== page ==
Many companies go to the cloud to make IT resources available more easily or to place workloads more flexibly. Others want to accelerate their transformation through cloud technologies. Still others are primarily concerned with cost savings. But the cloud does not automatically make everything easier, faster and more efficient. According to a Forrester survey, implementation times, admin efforts and costs are often higher than expected and, according to Bitkom / KPMG, sometimes higher than before without a cloud. What can that be? What can be learned from previous experiences? And how can companies ensure that their cloud expectations are met in the best possible way?
Local companies are investing heavily in the data center, while workloads are increasingly running in the cloud (IDC). So the trend is towards hybrid IT, a mix of on-premises data centers and external private and public cloud services. This often results in very complex architectures that demand a lot from companies. IT teams find data and workload management and governance the hardest; security, privacy and compliance issues (Forrester) are their biggest concerns.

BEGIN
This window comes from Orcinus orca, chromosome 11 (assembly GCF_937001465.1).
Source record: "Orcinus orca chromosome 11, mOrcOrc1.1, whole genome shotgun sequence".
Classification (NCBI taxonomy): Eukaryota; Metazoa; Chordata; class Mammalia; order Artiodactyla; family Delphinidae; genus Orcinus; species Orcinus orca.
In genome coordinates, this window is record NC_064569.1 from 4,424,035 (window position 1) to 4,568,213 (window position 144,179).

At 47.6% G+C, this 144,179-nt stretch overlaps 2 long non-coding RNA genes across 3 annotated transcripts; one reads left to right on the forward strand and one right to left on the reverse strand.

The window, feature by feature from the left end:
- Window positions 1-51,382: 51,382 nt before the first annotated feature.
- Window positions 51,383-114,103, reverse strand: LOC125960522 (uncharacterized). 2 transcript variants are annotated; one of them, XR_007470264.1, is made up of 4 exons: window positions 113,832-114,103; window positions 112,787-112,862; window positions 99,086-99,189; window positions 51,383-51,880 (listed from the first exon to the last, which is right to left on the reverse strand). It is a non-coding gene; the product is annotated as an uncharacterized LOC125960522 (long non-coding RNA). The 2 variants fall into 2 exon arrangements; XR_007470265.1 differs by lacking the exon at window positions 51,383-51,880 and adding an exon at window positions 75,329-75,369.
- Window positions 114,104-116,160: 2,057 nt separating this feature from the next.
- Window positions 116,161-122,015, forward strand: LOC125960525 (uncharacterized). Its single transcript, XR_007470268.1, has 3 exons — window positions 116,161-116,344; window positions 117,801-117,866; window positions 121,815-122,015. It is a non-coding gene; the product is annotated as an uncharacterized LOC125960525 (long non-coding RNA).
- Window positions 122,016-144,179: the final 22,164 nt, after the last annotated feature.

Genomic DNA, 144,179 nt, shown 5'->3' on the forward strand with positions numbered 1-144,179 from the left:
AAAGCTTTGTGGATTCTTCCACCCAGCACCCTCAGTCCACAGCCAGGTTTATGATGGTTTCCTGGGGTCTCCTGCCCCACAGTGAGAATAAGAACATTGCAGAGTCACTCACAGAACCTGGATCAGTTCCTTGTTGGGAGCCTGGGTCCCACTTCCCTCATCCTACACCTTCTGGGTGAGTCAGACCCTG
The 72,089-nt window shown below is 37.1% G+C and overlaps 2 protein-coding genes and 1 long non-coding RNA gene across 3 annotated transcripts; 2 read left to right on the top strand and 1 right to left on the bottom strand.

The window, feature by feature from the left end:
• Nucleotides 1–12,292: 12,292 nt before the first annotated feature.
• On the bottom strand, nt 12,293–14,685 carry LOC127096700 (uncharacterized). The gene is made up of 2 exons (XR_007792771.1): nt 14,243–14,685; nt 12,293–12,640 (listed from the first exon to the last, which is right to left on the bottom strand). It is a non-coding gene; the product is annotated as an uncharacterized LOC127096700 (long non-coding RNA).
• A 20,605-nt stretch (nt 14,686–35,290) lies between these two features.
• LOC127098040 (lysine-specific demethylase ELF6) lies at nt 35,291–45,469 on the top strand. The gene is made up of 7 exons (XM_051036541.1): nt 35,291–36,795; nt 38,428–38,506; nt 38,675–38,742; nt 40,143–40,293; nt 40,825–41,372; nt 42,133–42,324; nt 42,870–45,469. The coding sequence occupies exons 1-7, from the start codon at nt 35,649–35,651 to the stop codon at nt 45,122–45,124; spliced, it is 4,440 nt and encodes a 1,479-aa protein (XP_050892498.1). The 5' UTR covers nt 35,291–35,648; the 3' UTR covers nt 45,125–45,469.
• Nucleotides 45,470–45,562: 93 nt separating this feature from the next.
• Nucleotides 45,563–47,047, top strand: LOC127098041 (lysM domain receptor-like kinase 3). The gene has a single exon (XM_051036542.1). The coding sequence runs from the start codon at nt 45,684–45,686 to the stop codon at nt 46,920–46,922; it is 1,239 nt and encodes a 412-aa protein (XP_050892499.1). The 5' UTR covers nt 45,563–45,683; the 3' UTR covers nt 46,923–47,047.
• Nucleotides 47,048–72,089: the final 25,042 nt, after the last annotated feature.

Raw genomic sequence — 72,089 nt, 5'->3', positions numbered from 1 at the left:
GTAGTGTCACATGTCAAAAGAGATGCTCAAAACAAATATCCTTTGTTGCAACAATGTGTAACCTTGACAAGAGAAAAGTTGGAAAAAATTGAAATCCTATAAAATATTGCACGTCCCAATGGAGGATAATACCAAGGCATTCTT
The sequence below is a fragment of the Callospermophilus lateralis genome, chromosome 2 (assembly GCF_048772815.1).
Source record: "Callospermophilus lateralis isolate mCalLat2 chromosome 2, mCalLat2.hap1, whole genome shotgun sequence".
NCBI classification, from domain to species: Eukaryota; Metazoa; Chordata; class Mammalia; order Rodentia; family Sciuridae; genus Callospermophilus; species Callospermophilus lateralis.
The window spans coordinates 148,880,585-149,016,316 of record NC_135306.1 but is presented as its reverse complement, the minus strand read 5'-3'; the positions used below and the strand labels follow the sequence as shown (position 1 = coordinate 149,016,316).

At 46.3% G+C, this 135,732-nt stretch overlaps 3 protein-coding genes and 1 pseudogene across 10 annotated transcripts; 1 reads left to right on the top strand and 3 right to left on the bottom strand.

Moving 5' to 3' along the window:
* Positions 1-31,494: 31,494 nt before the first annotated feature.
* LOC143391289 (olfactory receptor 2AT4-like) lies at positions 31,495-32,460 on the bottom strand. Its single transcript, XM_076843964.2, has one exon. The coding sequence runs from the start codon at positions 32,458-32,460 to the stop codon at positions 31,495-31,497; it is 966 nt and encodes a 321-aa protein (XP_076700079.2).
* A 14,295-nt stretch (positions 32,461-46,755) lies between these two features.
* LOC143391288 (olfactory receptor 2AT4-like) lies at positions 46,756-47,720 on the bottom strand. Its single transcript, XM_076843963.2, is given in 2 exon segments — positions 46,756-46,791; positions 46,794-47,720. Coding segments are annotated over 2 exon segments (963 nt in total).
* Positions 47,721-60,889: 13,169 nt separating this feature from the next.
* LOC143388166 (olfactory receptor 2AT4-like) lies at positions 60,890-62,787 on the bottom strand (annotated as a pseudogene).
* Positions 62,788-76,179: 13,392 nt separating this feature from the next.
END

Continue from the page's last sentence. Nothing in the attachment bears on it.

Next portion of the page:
In addition, the cloud makes it easy for departments to use them – without IT support. They register for any service, book resources, build apps and create VMs as they need them. This brings uncertain results, promotes cloud growth, threatens security and compliance, and poses cost risks. Everyone has to be clear: everything I do in the cloud costs money. If I book resources, it costs money. If I set up test instances, it costs money. And if I don’t delete them again, the costs will go on forever. It is therefore important: Who can go to the cloud and what can they do there? Determining this is part of every cloud strategy. However, companies find it difficult to develop one (Forrester). After all, they often enter completely new territory with the cloud and have nothing to orientate themselves to.